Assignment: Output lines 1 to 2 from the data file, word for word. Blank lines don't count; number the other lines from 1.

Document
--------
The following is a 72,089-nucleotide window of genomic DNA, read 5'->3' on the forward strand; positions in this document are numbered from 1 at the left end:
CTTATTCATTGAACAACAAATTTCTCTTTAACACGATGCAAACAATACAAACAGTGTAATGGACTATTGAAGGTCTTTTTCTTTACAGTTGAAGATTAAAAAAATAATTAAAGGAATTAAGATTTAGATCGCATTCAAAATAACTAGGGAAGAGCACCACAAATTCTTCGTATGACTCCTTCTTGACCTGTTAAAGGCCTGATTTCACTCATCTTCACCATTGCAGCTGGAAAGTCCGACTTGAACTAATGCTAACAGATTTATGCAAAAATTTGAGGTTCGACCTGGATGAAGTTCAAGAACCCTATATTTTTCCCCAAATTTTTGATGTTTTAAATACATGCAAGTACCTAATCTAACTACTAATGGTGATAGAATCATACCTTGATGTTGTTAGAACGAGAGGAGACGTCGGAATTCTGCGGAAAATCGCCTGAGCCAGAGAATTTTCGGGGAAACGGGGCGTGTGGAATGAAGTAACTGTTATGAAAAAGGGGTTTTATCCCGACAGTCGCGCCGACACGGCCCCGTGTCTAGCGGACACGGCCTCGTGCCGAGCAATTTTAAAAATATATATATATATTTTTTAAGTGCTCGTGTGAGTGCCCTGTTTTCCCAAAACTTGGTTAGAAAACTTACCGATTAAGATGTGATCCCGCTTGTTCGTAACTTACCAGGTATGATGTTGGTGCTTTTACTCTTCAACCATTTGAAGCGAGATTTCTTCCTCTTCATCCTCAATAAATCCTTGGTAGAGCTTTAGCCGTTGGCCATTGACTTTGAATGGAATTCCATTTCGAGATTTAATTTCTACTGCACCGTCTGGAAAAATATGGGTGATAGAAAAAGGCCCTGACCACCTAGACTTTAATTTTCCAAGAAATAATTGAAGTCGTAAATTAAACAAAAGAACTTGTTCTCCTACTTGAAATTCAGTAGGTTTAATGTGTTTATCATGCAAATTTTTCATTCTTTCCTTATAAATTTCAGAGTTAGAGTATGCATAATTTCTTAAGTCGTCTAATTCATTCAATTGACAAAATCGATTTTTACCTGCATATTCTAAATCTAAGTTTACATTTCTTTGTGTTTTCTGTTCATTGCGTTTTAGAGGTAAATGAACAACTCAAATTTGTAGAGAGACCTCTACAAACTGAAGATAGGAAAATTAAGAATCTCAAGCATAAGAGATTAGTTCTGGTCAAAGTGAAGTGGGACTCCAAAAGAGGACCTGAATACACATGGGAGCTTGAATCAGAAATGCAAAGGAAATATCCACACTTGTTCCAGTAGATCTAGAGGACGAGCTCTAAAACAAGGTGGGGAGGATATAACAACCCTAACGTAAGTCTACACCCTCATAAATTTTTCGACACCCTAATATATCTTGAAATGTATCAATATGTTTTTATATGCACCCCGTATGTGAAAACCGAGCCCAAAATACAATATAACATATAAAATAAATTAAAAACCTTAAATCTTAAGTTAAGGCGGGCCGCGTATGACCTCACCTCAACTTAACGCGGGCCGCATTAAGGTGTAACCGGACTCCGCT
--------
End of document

The following is a 72,089-nucleotide window of genomic DNA, read 5'->3' on the forward strand; positions in this document are numbered from 1 at the left end:
CTTATTCATTGAACAACAAATTTCTCTTTAACACGATGCAAACAATACAAACAGTGTAATGGACTATTGAAGGTCTTTTTCTTTACAGTTGAAGATTAAAAAAATAATTAAAGGAATTAAGATTTAGATCGCATTCAAAATAACTAGGGAAGAGCACCACAAATTCTTCGTATGACTCCTTCTTGACCTGTTAAAGGCCTGATTTCACTCATCTTCACCATTGCAGCTGGAAAGTCCGACTTGAACTAATGCTAACAGATTTATGCAAAAATTTGAGGTTCGACCTGGATGAAGTTCAAGAACCCTATATTTTTCCCCAAATTTTTGATGTTTTAAATACATGCAAGTACCTAATCTAACTACTAATGGTGATAGAATCATACCTTGATGTTGTTAGAACGAGAGGAGACGTCGGAATTCTGCGGAAAATCGCCTGAGCCAGAGAATTTTCGGGGAAACGGGGCGTGTGGAATGAAGTAACTGTTATGAAAAAGGGGTTTTATCCCGACAGTCGCGCCGACACGGCCCCGTGTCTAGCGGACACGGCCTCGTGCCGAGCAATTTTAAAAATATATATATATATTTTTTAAGTGCTCGTGTGAGTGCCCTGTTTTCCCAAAACTTGGTTAGAAAACTTACCGATTAAGATGTGATCCCGCTTGTTCGTAACTTACCAGGTATGATGTTGGTGCTTTTACTCTTCAACCATTTGAAGCGAGATTTCTTCCTCTTCATCCTCAATAAATCCTTGGTAGAGCTTTAGCCGTTGGCCATTGACTTTGAATGGAATTCCATTTCGAGATTTAATTTCTACTGCACCGTCTGGAAAAATATGGGTGATAGAAAAAGGCCCTGACCACCTAGACTTTAATTTTCCAAGAAATAATTGAAGTCGTAAATTAAACAAAAGAACTTGTTCTCCTACTTGAAATTCAGTAGGTTTAATGTGTTTATCATGCAAATTTTTCATTCTTTCCTTATAAATTTCAGAGTTAGAGTATGCATAATTTCTTAAGTCGTCTAATTCATTCAATTGACAAAATCGATTTTTACCTGCATATTCTAAATCTAAGTTTACATTTCTTTGTGTTTTCTGTTCATTGCGTTTTAGAGGTAAATGAACAACTCAAATTTGTAGAGAGACCTCTACAAACTGAAGATAGGAAAATTAAGAATCTCAAGCATAAGAGATTAGTTCTGGTCAAAGTGAAGTGGGACTCCAAAAGAGGACCTGAATACACATGGGAGCTTGAATCAGAAATGCAAAGGAAATATCCACACTTGTTCCAGTAGATCTAGAGGACGAGCTCTAAAACAAGGTGGGGAGGATATAACAACCCTAACGTAAGTCTACACCCTCATAAATTTTTCGACACCCTAATATATCTTGAAATGTATCAATATGTTTTTATATGCACCCCGTATGTGAAAACCGAGCCCAAAATACAATATAACATATAAAATAAATTAAAAACCTTAAATCTTAAGTTAAGGCGGGCCGCGTATGACCTCACCTCAACTTAACGCGGGCCGCATTAAGGTGTAACCGGACTCCGCT